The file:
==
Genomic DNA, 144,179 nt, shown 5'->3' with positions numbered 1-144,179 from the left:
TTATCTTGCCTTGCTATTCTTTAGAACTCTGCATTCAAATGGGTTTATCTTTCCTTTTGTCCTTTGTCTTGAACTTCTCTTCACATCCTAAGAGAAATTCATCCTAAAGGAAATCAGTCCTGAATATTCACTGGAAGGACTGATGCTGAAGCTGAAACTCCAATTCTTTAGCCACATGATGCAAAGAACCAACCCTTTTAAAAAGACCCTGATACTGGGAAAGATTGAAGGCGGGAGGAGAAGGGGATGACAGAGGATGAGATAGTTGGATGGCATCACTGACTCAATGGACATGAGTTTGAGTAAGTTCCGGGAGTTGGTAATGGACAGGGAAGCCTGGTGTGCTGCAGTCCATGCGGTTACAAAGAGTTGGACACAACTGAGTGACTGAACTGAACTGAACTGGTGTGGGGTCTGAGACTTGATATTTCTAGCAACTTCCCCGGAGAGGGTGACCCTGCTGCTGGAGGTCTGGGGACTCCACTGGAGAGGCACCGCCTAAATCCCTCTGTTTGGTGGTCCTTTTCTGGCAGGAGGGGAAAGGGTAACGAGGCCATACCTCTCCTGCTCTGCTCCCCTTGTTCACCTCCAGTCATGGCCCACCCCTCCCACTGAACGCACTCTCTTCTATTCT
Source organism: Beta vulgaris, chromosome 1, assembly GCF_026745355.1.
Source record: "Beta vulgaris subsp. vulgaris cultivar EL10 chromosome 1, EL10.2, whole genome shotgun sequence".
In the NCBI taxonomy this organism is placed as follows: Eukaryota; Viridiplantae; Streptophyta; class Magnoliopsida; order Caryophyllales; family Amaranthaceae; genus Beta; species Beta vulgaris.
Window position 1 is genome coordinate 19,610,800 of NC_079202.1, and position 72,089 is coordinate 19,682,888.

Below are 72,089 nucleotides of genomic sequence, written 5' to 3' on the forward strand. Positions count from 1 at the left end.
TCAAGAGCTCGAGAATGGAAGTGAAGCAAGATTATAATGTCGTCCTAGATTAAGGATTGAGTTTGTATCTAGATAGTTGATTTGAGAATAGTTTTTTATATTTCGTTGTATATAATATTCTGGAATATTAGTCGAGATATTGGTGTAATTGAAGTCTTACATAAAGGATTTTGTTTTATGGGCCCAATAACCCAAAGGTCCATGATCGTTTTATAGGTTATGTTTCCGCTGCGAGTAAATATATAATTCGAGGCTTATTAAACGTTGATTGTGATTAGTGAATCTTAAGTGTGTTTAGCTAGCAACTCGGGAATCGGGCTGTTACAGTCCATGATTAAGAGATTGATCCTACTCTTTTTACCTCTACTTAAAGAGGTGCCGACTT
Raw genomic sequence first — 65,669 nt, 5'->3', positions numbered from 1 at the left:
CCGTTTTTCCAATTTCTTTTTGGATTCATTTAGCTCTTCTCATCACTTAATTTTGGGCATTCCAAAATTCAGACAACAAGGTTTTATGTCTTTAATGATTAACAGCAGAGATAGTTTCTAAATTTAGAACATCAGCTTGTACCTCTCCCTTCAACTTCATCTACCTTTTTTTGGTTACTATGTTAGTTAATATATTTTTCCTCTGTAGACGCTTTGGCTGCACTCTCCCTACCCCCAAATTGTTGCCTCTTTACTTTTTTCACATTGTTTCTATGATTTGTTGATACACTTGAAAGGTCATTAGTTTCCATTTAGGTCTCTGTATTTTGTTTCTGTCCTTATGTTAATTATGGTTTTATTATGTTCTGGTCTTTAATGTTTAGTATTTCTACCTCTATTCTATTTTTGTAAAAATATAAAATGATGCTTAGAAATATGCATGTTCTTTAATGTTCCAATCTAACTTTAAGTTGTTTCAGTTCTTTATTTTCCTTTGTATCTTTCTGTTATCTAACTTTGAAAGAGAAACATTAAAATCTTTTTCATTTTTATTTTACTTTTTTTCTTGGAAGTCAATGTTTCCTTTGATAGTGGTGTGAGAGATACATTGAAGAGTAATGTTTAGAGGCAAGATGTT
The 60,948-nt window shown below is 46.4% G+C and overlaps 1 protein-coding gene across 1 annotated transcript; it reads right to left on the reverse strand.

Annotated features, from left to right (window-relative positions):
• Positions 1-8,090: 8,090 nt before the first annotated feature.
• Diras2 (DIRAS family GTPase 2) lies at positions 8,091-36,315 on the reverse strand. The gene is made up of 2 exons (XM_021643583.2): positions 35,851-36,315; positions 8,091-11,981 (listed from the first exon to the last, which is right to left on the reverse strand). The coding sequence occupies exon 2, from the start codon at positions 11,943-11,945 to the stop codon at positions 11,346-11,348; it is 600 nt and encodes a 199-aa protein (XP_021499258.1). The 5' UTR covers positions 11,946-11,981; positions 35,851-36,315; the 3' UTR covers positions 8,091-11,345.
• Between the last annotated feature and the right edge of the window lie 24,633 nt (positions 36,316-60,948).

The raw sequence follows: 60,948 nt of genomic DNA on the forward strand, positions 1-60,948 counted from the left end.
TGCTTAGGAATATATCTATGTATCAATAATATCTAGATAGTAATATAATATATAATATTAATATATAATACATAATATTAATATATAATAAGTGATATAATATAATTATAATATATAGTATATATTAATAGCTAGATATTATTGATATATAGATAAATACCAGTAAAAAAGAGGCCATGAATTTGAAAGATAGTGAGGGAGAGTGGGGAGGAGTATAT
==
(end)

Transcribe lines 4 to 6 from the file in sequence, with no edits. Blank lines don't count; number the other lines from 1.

Source record: "Beta vulgaris subsp. vulgaris cultivar EL10 chromosome 1, EL10.2, whole genome shotgun sequence".
In the NCBI taxonomy this organism is placed as follows: Eukaryota; Viridiplantae; Streptophyta; class Magnoliopsida; order Caryophyllales; family Amaranthaceae; genus Beta; species Beta vulgaris.
Window position 1 is genome coordinate 19,610,800 of NC_079202.1, and position 72,089 is coordinate 19,682,888.